There have been more and more cases confirming that repeated hits to the head have lifelong consequences for professional football players, but a new study by Orlando Health in collaboration with the Concussion Neuroimaging Consortium finds evidence of lasting effects from head injuries at a much younger age than expected. The study tested biomarkers in […]Continue Reading ...
Terrorist attacks injure far more people than they kill, leaving victims with lost limbs, hearing loss, respiratory disease, depression and other issues. But little research has measured the impact of that damage beyond the number of people who are hurt. New research from The University of Texas at Dallas provides a more complete picture of […]Continue Reading ...
Electronic cigarettes (or e-cigarettes) are devices commonly powered by a battery that aerosolize liquid and chemical flavorants. These products have become popular among people of all ages, especially youth. Some users may think of e-cigarettes as a safe alternative to traditional cigarettes. However, according to the CDC, the aerosol that e-cigarette consumers breathe in and […]Continue Reading ...
In what Johns Hopkins Medicine researchers call an unusually comprehensive analysis of nationwide data, they conclude that the rate of lawnmower injuries persists at close to 6,400 a year, most of them requiring surgery and hospitalization, and costing an average of $37,000 per patient. A report of the study, tracking eight years of data between […]Continue Reading ...
(HealthDay)—With the Fourth of July approaching, ophthalmologists are issuing a warning on the dangers of fireworks and the risk they pose for eye injuries. According to the American Academy of Ophthalmology (AAO), about 10,000 people are treated in emergency departments for fireworks-related injuries each year. Furthermore, the AAO says most of these eye injuries are […]Continue Reading ...
Two new books from Columbia surgeon Christopher Ahmad, MD, advise young baseball players, their coaches, and parents how to avoid serious injuries. Photo: New York Yankees Partnership / All Rights Reserved. As head physician for the New York Yankees, Columbia surgeon Christopher S. Ahmad, MD, treats elite athletes, all-stars, and celebrities known around the world. […]Continue Reading ...
August 3, 2018 The U.S. has experienced a disturbing increase in violent and unintentional injuries over the last few years, reversing positive gains made in the 1980s and 1990s, according to a new study from researchers at the University of Colorado Anschutz Medical Campus and Denver Health Medical Center. The study, published Wednesday in JAMA […]Continue Reading ...
MONDAY, July 2, 2018 — Urban areas have higher overall pediatric hospitalization rates for firearm injuries, with the highest rates for urban 15- to 19-year-olds, according to a study published online July 2 in Pediatrics. Bradley R. Herrin, M.D., from Yale University in New Haven, Conn., and colleagues examined how hospitalization rates for firearm injuries […]Continue Reading ...
A new analysis by researchers from Brown University and the Pacific Institute for Research and Evaluation has found that nonfatal injuries in the U.S. in the year 2013 cost more than $1.8 trillion. And nearly all injures are preventable, said Dr. Mark Zonfrillo, an associate professor at Brown University’s Warren Alpert Medical School and a […]Continue Reading ...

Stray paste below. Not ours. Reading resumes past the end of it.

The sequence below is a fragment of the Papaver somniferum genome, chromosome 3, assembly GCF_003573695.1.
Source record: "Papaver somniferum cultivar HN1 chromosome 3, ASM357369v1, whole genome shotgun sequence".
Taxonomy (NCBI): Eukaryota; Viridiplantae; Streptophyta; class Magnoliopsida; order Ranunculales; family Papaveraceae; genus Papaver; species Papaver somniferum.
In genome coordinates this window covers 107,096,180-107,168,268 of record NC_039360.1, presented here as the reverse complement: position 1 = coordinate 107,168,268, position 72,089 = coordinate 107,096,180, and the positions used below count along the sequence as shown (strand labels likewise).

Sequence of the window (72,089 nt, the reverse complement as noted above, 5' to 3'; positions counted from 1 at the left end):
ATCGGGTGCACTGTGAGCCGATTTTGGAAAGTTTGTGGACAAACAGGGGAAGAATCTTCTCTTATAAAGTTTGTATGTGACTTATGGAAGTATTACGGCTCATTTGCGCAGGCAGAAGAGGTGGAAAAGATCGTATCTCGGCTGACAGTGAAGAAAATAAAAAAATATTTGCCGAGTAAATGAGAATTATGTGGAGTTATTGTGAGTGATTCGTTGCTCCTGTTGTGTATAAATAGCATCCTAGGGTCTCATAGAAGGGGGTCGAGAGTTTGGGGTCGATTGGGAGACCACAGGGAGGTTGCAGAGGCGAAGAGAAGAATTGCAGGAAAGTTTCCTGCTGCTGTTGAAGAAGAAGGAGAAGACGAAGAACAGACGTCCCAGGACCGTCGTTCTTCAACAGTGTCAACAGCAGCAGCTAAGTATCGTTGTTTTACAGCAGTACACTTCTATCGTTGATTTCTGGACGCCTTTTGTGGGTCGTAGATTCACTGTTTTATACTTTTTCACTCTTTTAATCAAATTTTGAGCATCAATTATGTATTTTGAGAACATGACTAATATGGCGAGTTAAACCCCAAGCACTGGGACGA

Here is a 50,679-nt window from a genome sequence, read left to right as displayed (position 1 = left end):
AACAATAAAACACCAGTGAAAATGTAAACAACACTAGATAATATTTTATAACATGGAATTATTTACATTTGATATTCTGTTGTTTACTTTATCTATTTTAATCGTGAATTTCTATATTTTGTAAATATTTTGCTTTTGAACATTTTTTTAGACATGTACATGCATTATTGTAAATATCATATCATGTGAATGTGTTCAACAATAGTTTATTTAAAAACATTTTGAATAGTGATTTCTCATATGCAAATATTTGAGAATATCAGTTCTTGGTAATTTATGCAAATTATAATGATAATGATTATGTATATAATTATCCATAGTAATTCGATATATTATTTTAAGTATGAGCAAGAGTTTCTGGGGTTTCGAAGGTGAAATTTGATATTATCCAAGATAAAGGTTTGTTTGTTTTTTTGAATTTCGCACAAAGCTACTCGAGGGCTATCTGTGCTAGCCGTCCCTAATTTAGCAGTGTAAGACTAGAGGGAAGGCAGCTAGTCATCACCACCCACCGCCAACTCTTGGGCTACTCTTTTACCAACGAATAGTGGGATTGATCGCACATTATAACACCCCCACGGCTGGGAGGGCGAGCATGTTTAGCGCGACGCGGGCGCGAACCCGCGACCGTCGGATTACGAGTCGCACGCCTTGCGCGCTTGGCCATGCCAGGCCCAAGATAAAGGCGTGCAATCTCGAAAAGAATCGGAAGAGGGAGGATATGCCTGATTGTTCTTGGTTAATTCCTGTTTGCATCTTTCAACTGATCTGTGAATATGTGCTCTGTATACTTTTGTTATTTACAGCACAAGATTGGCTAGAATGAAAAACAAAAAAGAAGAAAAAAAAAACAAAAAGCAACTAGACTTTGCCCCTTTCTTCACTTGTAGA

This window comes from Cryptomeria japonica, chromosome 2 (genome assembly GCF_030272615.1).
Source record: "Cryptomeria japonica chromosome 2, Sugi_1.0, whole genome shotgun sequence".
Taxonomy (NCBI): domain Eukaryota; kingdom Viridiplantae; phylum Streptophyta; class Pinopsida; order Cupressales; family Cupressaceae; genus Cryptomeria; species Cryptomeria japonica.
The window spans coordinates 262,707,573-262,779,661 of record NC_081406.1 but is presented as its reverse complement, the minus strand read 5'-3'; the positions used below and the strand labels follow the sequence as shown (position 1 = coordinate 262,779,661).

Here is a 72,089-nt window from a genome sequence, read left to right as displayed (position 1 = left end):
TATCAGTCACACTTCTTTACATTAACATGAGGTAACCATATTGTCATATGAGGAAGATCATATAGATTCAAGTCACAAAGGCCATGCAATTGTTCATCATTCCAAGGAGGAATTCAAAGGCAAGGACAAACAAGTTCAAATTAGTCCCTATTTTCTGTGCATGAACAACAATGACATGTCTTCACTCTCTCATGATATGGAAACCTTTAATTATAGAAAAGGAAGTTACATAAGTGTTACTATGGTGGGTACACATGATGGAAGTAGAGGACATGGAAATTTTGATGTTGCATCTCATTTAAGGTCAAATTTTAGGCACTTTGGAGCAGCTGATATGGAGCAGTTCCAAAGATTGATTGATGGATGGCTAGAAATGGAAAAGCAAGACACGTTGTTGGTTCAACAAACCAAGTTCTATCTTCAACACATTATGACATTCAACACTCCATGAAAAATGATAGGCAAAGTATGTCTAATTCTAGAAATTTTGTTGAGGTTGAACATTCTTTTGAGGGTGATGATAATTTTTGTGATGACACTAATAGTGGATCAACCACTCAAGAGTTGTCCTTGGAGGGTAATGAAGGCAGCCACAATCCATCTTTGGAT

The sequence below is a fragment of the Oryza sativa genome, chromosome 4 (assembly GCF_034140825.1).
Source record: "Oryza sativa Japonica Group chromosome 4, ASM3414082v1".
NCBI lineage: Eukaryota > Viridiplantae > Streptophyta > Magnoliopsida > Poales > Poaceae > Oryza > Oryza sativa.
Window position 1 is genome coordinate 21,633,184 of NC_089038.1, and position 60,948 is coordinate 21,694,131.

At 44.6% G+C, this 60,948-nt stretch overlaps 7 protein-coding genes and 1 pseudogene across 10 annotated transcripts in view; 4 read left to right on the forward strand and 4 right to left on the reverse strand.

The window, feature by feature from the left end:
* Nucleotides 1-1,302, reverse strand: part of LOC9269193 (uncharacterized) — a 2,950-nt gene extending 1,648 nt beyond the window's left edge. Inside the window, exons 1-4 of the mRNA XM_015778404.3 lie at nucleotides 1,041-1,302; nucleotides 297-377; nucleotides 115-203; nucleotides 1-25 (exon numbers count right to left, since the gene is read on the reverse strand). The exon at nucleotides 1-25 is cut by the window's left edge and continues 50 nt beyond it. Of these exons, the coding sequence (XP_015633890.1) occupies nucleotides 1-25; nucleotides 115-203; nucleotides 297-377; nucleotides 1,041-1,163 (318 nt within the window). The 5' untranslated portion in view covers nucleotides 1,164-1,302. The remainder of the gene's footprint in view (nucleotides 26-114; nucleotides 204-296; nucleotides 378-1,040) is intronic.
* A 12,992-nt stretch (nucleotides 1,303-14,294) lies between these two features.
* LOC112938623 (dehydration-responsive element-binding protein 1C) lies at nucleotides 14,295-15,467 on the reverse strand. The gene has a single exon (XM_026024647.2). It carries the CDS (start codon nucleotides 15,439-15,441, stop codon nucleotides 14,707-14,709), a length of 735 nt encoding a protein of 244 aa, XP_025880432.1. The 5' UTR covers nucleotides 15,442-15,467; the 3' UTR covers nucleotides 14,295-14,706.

Of Britain’s more than 2 million recreational runners, around 1 million are falling injured annually with 500,000 ‘off the road’ at any one time. A recent study from The University of Salford’s Running Performance Clinic has found that many running injuries may be influenced by simple technique errors. The study published in the American Journal […]Continue Reading ...
According to a new study, hundreds of thousands of babies have been injured while using baby walkers. The results of the study appeared in the latest issue of the journal Pediatrics this week. The team of researchers looked at emergency visits due to injuries caused while using infant walkers between 1990 and 2014. They found […]Continue Reading ...
Aug 22 2018 More than 80 percent of the 250,000 Americans living with a spinal cord injury lose the ability to urinate voluntarily after their injury. According to a 2012 study, the desire to regain bladder control outranks even their wish to walk again. In a UCLA study of five men, neuroscientists stimulated the lower […]Continue Reading ...
August 15, 2018 It’s not an uncommon scenario. An athlete is sailing through the air or making a quick turn when all of a sudden he or she hears a “pop” in the knee. An athlete who experiences this followed by sudden pain and swelling often receives the much-feared diagnosis of an anterior cruciate ligament […]Continue Reading ...
July 16, 2018 Athletes no doubt want to avoid the injuries you hear about most: ankle sprains, concussions, groin pulls, hamstring strains, ACL tears. But the risk for an eye injury is not to be overlooked. Sports-related eye injuries are quite common, particularly among kids. A study that was recently published in Pediatrics, the official […]Continue Reading ...
TUESDAY, June 26, 2018 — More than half of American parents say they’ve considered keeping their children out of sports over concerns about injuries, a new survey finds. Still, the poll of more than 1,000 parents found that nearly 60 percent said their kids had participated in sports, and 9 in 10 believed sports was […]Continue Reading ...
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